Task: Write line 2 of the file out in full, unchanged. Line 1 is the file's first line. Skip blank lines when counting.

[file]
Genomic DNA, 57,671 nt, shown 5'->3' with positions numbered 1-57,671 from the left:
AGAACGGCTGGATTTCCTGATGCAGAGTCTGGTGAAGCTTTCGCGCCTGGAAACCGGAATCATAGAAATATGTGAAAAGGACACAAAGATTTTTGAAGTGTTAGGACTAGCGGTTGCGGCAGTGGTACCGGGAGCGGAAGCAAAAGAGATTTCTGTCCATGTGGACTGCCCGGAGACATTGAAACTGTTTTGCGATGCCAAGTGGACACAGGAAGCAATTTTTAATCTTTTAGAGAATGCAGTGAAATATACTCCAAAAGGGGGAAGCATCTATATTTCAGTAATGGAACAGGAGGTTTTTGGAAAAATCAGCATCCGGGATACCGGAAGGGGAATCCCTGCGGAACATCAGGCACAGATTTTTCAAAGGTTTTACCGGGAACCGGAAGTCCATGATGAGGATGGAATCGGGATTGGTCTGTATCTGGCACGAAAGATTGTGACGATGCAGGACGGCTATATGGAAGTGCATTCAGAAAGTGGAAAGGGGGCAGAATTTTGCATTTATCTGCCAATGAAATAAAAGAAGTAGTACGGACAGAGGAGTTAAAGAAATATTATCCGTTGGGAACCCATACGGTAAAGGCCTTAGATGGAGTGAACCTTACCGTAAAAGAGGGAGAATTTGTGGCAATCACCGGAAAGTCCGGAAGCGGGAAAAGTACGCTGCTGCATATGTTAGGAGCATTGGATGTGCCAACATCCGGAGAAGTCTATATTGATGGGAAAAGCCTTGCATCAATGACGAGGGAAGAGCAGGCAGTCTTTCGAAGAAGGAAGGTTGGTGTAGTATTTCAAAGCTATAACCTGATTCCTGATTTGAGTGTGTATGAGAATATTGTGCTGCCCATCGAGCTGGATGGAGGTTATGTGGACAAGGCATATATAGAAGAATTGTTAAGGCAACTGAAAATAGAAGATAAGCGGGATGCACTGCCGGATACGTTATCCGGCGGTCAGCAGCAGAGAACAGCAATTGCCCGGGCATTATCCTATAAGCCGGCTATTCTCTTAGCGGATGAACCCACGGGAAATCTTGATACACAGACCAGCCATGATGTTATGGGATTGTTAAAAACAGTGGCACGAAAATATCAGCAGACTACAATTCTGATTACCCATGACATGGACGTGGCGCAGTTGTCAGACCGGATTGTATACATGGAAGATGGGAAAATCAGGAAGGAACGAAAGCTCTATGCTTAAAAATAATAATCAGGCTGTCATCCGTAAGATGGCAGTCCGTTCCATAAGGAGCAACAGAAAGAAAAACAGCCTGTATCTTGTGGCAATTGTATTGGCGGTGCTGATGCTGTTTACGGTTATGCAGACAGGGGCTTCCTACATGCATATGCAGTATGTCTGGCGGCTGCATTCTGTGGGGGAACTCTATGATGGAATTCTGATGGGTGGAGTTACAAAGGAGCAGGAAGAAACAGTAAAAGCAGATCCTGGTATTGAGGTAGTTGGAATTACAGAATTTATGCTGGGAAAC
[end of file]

AGAACGGCTGGATTTCCTGATGCAGAGTCTGGTGAAGCTTTCGCGCCTGGAAACCGGAATCATAGAAATATGTGAAAAGGACACAAAGATTTTTGAAGTGTTAGGACTAGCGGTTGCGGCAGTGGTACCGGGAGCGGAAGCAAAAGAGATTTCTGTCCATGTGGACTGCCCGGAGACATTGAAACTGTTTTGCGATGCCAAGTGGACACAGGAAGCAATTTTTAATCTTTTAGAGAATGCAGTGAAATATACTCCAAAAGGGGGAAGCATCTATATTTCAGTAATGGAACAGGAGGTTTTTGGAAAAATCAGCATCCGGGATACCGGAAGGGGAATCCCTGCGGAACATCAGGCACAGATTTTTCAAAGGTTTTACCGGGAACCGGAAGTCCATGATGAGGATGGAATCGGGATTGGTCTGTATCTGGCACGAAAGATTGTGACGATGCAGGACGGCTATATGGAAGTGCATTCAGAAAGTGGAAAGGGGGCAGAATTTTGCATTTATCTGCCAATGAAATAAAAGAAGTAGTACGGACAGAGGAGTTAAAGAAATATTATCCGTTGGGAACCCATACGGTAAAGGCCTTAGATGGAGTGAACCTTACCGTAAAAGAGGGAGAATTTGTGGCAATCACCGGAAAGTCCGGAAGCGGGAAAAGTACGCTGCTGCATATGTTAGGAGCATTGGATGTGCCAACATCCGGAGAAGTCTATATTGATGGGAAAAGCCTTGCATCAATGACGAGGGAAGAGCAGGCAGTCTTTCGAAGAAGGAAGGTTGGTGTAGTATTTCAAAGCTATAACCTGATTCCTGATTTGAGTGTGTATGAGAATATTGTGCTGCCCATCGAGCTGGATGGAGGTTATGTGGACAAGGCATATATAGAAGAATTGTTAAGGCAACTGAAAATAGAAGATAAGCGGGATGCACTGCCGGATACGTTATCCGGCGGTCAGCAGCAGAGAACAGCAATTGCCCGGGCATTATCCTATAAGCCGGCTATTCTCTTAGCGGATGAACCCACGGGAAATCTTGATACACAGACCAGCCATGATGTTATGGGATTGTTAAAAACAGTGGCACGAAAATATCAGCAGACTACAATTCTGATTACCCATGACATGGACGTGGCGCAGTTGTCAGACCGGATTGTATACATGGAAGATGGGAAAATCAGGAAGGAACGAAAGCTCTATGCTTAAAAATAATAATCAGGCTGTCATCCGTAAGATGGCAGTCCGTTCCATAAGGAGCAACAGAAAGAAAAACAGCCTGTATCTTGTGGCAATTGTATTGGCGGTGCTGATGCTGTTTACGGTTATGCAGACAGGGGCTTCCTACATGCATATGCAGTATGTCTGGCGGCTGCATTCTGTGGGGGAACTCTATGATGGAATTCTGATGGGTGGAGTTACAAAGGAGCAGGAAGAAACAGTAAAAGCAGATCCTGGTATTGAGGTAGTTGGAATTACAGAATTTATGCTGGGAAAC